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GC4 Central Science
GULF COAST RESEARCH & EDUCATION CENTER OCT 23 1987
IFAS, UNIVERSITY OF FLORIA
5007 60TH STREET EAST
BRADENTON, FL 34203 University of Florida
Bradenton GCREC Research Report BRA1987-23 October 1987
CHOANEPHORA WET ROT OF POINSETTIA
Arthur W. Engelhard1
Choanephora cucurbitarum incites a soft, wet rot of poinsettia in Florida.
Plants at all ages from those under mist propagation to production pots to
large stock plants are affected. The pathogen can kill plants in all
stages of production. Disease occurs during warm, wet, humid periods in
August to October and occurs on plants grown outdoors and in greenhouses.
The fungus also causes a soft, wet rot of petunia flowers, green peppers,
yellow squash, okra, southern peas and cucumbers. It is not active after
temperatures drop below 14.40C (580F). Fungicidal controls have not been
developed for this disease.
Choanephora wet rot is a disease found in Florida during warm, wet, humid
weather. It occurs primarily during August, September, and October.
Choanephora wet rot is caused by the fungus Choanephora cucurbitarum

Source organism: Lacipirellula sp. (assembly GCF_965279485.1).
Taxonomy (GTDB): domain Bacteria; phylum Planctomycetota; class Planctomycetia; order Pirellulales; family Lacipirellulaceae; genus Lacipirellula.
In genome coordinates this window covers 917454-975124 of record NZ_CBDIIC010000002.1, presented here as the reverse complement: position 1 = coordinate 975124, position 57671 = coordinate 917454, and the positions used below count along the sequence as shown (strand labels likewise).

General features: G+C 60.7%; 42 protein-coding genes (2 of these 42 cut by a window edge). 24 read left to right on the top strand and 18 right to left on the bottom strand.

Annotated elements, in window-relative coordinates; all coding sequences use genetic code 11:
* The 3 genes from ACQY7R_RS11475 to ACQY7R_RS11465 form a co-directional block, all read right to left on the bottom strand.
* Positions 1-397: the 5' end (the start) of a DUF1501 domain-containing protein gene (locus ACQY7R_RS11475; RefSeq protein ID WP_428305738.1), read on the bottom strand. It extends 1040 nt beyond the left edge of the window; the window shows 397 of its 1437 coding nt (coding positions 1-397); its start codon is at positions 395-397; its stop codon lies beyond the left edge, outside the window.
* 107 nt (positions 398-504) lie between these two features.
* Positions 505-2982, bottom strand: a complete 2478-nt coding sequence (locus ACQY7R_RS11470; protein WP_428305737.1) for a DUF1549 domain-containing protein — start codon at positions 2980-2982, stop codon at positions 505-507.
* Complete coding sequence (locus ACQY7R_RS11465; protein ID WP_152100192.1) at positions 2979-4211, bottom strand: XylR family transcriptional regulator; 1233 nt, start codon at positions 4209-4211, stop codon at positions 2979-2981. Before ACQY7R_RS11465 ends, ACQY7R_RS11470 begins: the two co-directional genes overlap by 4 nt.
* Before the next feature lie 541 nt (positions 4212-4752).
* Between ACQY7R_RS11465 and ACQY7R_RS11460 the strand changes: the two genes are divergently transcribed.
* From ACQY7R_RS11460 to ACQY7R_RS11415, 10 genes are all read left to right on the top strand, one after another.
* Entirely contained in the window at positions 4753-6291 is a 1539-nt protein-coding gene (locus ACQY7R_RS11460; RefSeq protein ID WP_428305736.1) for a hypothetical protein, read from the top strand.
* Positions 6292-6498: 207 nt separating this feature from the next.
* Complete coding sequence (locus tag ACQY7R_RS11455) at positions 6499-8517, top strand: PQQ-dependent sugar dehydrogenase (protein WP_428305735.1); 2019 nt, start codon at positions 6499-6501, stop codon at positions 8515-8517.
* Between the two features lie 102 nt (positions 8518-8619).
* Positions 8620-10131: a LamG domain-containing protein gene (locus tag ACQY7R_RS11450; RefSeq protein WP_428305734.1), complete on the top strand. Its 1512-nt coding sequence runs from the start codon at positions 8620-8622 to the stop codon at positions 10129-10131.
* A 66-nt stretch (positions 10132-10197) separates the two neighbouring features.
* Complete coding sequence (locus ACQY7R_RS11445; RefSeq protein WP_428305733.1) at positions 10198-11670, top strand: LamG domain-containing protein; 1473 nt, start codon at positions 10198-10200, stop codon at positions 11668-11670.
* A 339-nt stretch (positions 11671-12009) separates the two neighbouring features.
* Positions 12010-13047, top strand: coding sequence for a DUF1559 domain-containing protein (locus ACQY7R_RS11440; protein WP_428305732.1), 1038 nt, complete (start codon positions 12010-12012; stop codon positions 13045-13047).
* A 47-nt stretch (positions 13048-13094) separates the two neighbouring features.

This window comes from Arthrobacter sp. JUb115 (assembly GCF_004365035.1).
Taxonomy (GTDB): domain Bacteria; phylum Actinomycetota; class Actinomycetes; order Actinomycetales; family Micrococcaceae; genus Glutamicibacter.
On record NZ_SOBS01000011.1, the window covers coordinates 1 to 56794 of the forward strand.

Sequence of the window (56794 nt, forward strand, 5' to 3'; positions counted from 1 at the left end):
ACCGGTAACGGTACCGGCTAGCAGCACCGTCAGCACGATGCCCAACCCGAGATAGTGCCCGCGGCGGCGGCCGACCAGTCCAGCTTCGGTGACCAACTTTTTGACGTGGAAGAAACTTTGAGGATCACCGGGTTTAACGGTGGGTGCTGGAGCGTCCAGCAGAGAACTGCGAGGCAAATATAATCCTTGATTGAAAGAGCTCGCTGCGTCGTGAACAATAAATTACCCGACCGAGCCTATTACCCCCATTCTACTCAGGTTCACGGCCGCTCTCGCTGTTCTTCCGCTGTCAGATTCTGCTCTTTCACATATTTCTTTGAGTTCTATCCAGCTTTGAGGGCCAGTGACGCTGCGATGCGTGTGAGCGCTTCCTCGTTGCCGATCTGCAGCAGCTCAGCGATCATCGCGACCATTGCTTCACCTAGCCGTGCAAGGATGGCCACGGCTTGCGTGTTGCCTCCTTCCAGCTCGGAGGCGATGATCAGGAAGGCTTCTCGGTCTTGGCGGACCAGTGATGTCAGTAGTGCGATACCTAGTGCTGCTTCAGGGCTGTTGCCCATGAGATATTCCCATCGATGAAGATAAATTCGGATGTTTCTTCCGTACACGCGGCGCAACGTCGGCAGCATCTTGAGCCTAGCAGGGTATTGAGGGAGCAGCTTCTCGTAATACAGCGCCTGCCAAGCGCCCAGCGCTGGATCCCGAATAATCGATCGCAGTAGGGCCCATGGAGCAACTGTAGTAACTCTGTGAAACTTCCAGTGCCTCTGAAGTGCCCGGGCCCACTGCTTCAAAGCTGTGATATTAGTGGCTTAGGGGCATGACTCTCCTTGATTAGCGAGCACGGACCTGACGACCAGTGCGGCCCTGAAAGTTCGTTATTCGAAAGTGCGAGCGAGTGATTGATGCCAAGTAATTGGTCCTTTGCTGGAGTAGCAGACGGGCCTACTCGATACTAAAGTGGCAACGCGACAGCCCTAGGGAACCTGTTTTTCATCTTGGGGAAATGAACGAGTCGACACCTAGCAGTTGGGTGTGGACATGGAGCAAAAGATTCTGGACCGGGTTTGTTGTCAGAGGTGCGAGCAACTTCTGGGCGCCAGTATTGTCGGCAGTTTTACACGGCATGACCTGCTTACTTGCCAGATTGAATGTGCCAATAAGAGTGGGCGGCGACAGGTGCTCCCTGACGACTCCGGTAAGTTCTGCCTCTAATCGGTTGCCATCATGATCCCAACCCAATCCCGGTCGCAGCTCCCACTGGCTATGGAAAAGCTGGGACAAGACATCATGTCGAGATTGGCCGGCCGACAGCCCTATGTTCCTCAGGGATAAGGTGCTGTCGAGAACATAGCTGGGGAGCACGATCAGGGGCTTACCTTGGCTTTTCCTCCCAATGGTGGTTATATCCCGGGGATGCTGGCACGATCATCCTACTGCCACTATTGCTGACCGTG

(Berk. & Rav.) Thaxter (6). The symptoms are similar to those reported
for Rhizopus blight (3,5). The fungus also has been reported to cause
disease in swamp hibiscus (Hibiscus coccineus), yellow squash (2,7),
pepper (2,4,7), okra, southern peas, cucumbers, hibiscus, cotton and rose
of sharon in Florida (7). Choanephora infundibulifera (Currey) Sacc. was
found on cultivated hibiscus (Hibiscus rosa-sinesis L.) causing a soft,
wet rot of flowers and young stems. This apparently is the first report
of Choanephora cucurbitarum on poinsettia plants in the United States.
The disease occurs on poinsettia cuttings during propagation, on small-to-
large stock plants and plants in production pots. It occurs in plants
grown outdoors as well as in greenhouses when the weather is optimum for
disease development. The objectives of this paper are to describe the
disease, where and when it occurs in Florida and under what environmental
conditions, and how the disease can be distinguished from Rhizopus blight.
The symptoms of wet rot on poinsettia plants are a soft, wet, mushy decay
of leaves, petioles and stems. If the stems are green and actively
growing they become soft, wet, flaccid and wilt or droop before
1Professor of Plant Pathology.
collapsing. If the stems are somewhat woody, only necrosis occurs. Small
plants may be destroyed within days if weather conditions are conducive
for disease development whereas large, multistemmed, stock plants in 3-
gallon containers may be affected in only a part of the plant.
The pathogen usually sporulates profusely on diseased parts of the plant,
especially on stems. The pathogen produces long, non-septate
sporangiophores, each bearing a sporangium on the end. The